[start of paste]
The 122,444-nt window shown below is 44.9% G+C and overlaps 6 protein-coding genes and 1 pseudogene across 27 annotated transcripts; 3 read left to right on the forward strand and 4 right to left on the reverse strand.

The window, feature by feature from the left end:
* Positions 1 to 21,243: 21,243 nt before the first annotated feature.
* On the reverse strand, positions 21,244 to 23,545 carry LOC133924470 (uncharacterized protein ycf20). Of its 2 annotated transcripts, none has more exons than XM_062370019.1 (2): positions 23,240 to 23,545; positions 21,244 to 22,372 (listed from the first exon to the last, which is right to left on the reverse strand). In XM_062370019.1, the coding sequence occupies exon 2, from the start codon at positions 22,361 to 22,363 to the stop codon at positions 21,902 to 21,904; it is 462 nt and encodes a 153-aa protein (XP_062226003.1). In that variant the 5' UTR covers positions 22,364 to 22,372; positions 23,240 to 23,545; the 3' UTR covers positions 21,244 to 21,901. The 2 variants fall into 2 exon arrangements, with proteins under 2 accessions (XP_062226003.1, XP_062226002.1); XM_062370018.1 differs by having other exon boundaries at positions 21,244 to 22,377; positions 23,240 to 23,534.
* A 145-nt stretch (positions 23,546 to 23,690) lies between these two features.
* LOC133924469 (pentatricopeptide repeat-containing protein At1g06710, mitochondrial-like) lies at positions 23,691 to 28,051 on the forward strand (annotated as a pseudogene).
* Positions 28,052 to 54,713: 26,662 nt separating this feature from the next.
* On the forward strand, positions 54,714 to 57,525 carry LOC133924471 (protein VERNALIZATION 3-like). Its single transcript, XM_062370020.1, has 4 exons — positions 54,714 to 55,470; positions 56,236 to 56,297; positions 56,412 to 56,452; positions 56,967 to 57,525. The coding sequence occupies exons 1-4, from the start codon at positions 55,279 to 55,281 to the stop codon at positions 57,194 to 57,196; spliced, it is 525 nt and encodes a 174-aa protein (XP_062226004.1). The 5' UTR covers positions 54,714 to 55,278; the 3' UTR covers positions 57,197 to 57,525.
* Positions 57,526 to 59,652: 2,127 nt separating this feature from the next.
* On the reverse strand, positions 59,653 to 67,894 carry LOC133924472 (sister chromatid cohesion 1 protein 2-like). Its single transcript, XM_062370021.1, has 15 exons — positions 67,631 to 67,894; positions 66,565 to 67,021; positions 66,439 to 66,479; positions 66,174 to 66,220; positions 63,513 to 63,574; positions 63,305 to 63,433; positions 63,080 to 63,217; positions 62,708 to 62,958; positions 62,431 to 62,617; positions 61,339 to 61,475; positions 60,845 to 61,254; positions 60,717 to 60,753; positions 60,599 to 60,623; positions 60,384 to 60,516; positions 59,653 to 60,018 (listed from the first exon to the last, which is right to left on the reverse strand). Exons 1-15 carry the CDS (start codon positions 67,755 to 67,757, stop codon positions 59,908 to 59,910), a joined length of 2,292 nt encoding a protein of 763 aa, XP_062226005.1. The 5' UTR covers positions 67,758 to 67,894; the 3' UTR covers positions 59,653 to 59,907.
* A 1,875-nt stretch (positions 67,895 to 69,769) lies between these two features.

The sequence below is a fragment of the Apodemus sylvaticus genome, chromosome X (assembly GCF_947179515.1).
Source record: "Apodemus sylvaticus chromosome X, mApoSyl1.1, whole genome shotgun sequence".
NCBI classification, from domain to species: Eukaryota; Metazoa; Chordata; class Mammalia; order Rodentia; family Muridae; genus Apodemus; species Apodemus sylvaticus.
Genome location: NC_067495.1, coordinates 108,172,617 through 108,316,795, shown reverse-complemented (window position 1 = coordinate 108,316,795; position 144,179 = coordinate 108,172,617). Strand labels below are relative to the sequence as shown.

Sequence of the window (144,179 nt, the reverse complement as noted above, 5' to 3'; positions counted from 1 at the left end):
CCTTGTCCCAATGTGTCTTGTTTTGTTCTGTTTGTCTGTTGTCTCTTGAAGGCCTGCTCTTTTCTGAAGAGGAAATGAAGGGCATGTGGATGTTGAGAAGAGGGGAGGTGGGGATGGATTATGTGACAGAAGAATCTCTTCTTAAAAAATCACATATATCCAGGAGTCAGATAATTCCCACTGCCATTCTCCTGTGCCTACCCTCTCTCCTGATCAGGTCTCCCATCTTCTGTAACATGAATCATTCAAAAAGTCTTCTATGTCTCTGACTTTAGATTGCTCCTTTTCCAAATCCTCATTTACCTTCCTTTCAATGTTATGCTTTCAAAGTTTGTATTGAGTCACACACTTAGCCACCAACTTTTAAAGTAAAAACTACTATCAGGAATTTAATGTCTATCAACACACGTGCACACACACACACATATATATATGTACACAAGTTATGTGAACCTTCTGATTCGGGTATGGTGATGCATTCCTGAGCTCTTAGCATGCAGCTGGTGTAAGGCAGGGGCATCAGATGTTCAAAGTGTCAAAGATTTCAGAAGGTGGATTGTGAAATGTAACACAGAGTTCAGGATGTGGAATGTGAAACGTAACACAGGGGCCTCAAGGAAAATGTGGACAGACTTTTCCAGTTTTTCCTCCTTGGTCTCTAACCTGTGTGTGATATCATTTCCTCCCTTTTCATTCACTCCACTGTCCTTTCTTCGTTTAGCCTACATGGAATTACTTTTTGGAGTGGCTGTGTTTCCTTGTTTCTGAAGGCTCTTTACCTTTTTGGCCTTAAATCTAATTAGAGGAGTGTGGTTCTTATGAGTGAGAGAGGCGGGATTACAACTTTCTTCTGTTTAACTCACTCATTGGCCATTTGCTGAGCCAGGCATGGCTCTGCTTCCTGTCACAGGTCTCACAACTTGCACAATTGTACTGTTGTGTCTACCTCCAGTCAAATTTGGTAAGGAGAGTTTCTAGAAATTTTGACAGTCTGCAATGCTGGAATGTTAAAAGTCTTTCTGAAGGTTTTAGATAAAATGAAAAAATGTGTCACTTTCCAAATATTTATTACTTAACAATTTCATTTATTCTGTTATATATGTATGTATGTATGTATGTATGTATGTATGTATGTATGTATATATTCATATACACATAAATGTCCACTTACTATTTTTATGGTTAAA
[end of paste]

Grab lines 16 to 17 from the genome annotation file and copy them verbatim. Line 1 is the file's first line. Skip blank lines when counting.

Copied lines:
Sequence of the window (144,179 nt, the reverse complement as noted above, 5' to 3'; positions counted from 1 at the left end):
CCTTGTCCCAATGTGTCTTGTTTTGTTCTGTTTGTCTGTTGTCTCTTGAAGGCCTGCTCTTTTCTGAAGAGGAAATGAAGGGCATGTGGATGTTGAGAAGAGGGGAGGTGGGGATGGATTATGTGACAGAAGAATCTCTTCTTAAAAAATCACATATATCCAGGAGTCAGATAATTCCCACTGCCATTCTCCTGTGCCTACCCTCTCTCCTGATCAGGTCTCCCATCTTCTGTAACATGAATCATTCAAAAAGTCTTCTATGTCTCTGACTTTAGATTGCTCCTTTTCCAAATCCTCATTTACCTTCCTTTCAATGTTATGCTTTCAAAGTTTGTATTGAGTCACACACTTAGCCACCAACTTTTAAAGTAAAAACTACTATCAGGAATTTAATGTCTATCAACACACGTGCACACACACACACATATATATATGTACACAAGTTATGTGAACCTTCTGATTCGGGTATGGTGATGCATTCCTGAGCTCTTAGCATGCAGCTGGTGTAAGGCAGGGGCATCAGATGTTCAAAGTGTCAAAGATTTCAGAAGGTGGATTGTGAAATGTAACACAGAGTTCAGGATGTGGAATGTGAAACGTAACACAGGGGCCTCAAGGAAAATGTGGACAGACTTTTCCAGTTTTTCCTCCTTGGTCTCTAACCTGTGTGTGATATCATTTCCTCCCTTTTCATTCACTCCACTGTCCTTTCTTCGTTTAGCCTACATGGAATTACTTTTTGGAGTGGCTGTGTTTCCTTGTTTCTGAAGGCTCTTTACCTTTTTGGCCTTAAATCTAATTAGAGGAGTGTGGTTCTTATGAGTGAGAGAGGCGGGATTACAACTTTCTTCTGTTTAACTCACTCATTGGCCATTTGCTGAGCCAGGCATGGCTCTGCTTCCTGTCACAGGTCTCACAACTTGCACAATTGTACTGTTGTGTCTACCTCCAGTCAAATTTGGTAAGGAGAGTTTCTAGAAATTTTGACAGTCTGCAATGCTGGAATGTTAAAAGTCTTTCTGAAGGTTTTAGATAAAATGAAAAAATGTGTCACTTTCCAAATATTTATTACTTAACAATTTCATTTATTCTGTTATATATGTATGTATGTATGTATGTATGTATGTATGTATGTATGTATATATTCATATACACATAAATGTCCACTTACTATTTTTATGGTTAAA